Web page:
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GoPro Daytripper backpack review

A built-in shoulder mount for all GoPros and room for a hydration bladder makes this backpack a hands-free hero in the hills

5 Star Rating
GoPro Daytripper backpack review
(Image: © Jamie Carter/Digital Camera World)

Our Verdict

Despite having a custom-made GoPro mount on a shoulder strap and zones dedicated to GoPro accessories,at its core the Daytripper is a compact and well-designed backpack for a day out, albeit with plenty of room for batteries, memory cards and even a laptop. However, it’s build quality and compatibility with a hydration bladder that really convinces us that this is a serious product, and not just a brand extension.

For

  • GoPro shoulder strap mount
  • Takes a hydration bladder or laptop
  • Compact, efficient design

Against

  • Basic waistbelt

Does anyone need a GoPro-branded backpack right now? This 15-litre camera bag has a built-in mount for any GoPro. It adds custom-made compartments for GoPro gear and much more besides. But is the GoPro Daytripper a bland GoPro-branded ‘lifestyle’ accessory or a must-have for shooting in the great outdoors?

With the GoPro Hero 9 Black now on sale, and the GoP getting on for being a year  GoPro Hero 8 now reduced in price, the Daytripper a direct replacement for the GoPro Seeker bag. The GoPro Daytripper is available now with a starting price of $99.99 / £99 / AUS$169.95. 

Design

(Image credit: Jamie Carter/Digital Camera World)

The build quality is all-round excellent. As well as its lightweight design the Daytripper has water-resistant zips all over, and plenty of waterproof pockets inside the bag for accessories like batteries and other GoPro and photography gear. 

Overall it boasts 15 liters capacity – a little less than the Seeker – but not in a bad way. In fact, it’s Daytripper’s compact but very clever design that we like most.

GoPro features

(Image credit: Jamie Carter/Digital Camera World)

Of course, the main event is the left-hand strap’s GoPro shoulder mount. Capable of taking any GoPro–including the GoPro Hero 8 and GoPro Max – this allows you to film while you cycle/ski/snowboard/hike. The newer GoPro products’ superior video stabilisation is going to be important there.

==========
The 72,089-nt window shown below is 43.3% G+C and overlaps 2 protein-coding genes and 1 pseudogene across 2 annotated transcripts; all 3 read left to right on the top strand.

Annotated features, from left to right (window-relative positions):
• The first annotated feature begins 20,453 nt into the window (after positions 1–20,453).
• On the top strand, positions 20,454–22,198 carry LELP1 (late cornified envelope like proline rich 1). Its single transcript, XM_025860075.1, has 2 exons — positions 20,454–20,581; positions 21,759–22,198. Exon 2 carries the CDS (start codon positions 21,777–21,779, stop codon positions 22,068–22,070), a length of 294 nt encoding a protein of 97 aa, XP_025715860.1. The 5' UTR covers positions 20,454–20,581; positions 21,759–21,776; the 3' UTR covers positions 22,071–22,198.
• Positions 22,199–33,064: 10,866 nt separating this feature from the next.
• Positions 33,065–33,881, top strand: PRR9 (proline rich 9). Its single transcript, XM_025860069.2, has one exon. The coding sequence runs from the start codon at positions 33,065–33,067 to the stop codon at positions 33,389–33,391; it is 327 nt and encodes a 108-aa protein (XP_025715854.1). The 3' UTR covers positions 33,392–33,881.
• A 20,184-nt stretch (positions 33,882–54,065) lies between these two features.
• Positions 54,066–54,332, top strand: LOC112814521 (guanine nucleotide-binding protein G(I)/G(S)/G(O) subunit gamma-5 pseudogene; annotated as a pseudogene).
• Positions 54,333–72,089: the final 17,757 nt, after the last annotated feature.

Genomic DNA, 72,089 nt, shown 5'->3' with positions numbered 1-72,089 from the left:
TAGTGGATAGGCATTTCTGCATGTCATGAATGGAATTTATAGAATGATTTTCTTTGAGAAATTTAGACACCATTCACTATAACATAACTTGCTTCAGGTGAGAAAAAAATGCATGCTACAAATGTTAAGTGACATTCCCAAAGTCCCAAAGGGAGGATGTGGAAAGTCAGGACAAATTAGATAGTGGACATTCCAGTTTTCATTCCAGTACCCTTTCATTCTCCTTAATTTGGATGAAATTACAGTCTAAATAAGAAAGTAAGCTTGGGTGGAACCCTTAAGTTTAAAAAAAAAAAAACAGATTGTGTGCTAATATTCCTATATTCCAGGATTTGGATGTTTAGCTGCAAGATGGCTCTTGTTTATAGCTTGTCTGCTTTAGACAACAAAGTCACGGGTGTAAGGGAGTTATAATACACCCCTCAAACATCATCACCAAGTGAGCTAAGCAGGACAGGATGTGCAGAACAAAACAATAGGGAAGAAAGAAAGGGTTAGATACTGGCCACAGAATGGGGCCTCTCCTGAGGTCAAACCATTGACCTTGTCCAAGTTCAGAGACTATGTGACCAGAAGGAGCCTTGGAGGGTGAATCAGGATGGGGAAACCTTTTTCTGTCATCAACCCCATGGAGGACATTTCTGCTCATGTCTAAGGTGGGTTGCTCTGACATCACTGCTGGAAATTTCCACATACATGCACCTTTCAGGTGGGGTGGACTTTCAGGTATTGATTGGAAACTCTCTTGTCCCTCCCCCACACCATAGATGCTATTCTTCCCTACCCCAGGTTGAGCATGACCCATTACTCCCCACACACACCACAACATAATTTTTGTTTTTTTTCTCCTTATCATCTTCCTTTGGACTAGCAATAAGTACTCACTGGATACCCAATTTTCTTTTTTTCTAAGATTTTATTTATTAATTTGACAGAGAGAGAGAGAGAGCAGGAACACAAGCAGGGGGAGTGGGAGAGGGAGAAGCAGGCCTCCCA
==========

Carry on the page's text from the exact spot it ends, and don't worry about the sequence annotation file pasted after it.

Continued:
To that end, it’s good to see a chest strap and a waist belt, though the latter is rudimentary – just an adjustable nylon cord – and though it adds much-needed stability, it’s not very comfortable. However, a properly padded waist belt could interfere with pockets, which would annoy some, so it’s probably a wise compromise. 

The mount works well, and it’s easy to make slight adjustments to the GoPro’s position while you where the Daytripper, though the strap is a little tricky to physically get over a shoulder while it holds a GoPro. Once it’s on, however, it all feels safe and stable. 

Although the mount itself is removable, it’s sadly not possible to use on the right-hand shoulder strap, which might annoy left-handers. 

Another part of the Daytripper exclusively designed for GoPro gear is the top’s zipped-up, soft-lined pocket that’s got space for about five GoPro cameras and/or batteries. However, its small L-shaped Velcro dividers make it’s layout entirely moveable. On the lid’s underside is a waterproof section for storing spare batteries and microSD memory cards.  

Gear storage 

(Image credit: Jamie Carter/Digital Camera World)

However, the Daytripper doesn’t just take a GoPro and associated gear. It’s also capable of taking plenty of other outdoor photography gear, such as drones, DSLRs, tripods and gimbals. After all, if you’re covering all the bases as a photographer, there’s a high chance you want to take a GoPro along, but not exclusively. 

That’s where the Daytripper’s huge front pouch comes in. It’s got some belly on it, so can take a drone in a protective case as well as a DSLR, though it might be wise to use a holster-style covering on the latter. If you’re cycling/skiing/snowboarding/hiking then there’s plenty of room here for extra layers, waterproofs or lunch. 

On the inside of the front pouch is yet another waterproof pocket complete with a keyring strap, while on the outside of the bag is another easy access pocket for documents. There are also a couple of open stretch-nylon pockets on the exterior’s sides for carrying a water bottle, umbrella or a gimbal/tripod/selfie stick. However, be careful with the latter because there’s no way to secure them – they could easily fall out if you fall over. 

(Image credit: Jamie Carter/Digital Camera World)

There’s another, almost hidden pocket; accessed from slightly underneath the top of the shoulder straps is a zone that can take a 15-inch video-editing laptop, though an upper area can also take a tablet, even an iPad Pro. 

Although well padded and protective, this zone seems to push a little backwards into the bag’s main area. There’s a reason for that because as well designed as it is for laptops and tablets this zone is also custom-made for hydration bladders. Place a couple of litres in this zone’s upper pocket and the drinking tube can be fed through the top of the bag and clipped to the right-hand shoulder strap. 

Verdict

(Image credit: Jamie Carter/Digital Camera World)

The GoPro Daytripper’s compatibility with hydration bladders – as well as its relatively small yet incredibly efficient design – really impresses. At a snap it makes the Daytripper into a great daysack for skiing, cycling, hiking and general urban use. 

With a compact design, a stable fit and, of course, that handy GoPro shoulder mount, the Daytripper impresses as an all-round daypack for any outdoor adventure – and even as a sturdy commuting bag. 

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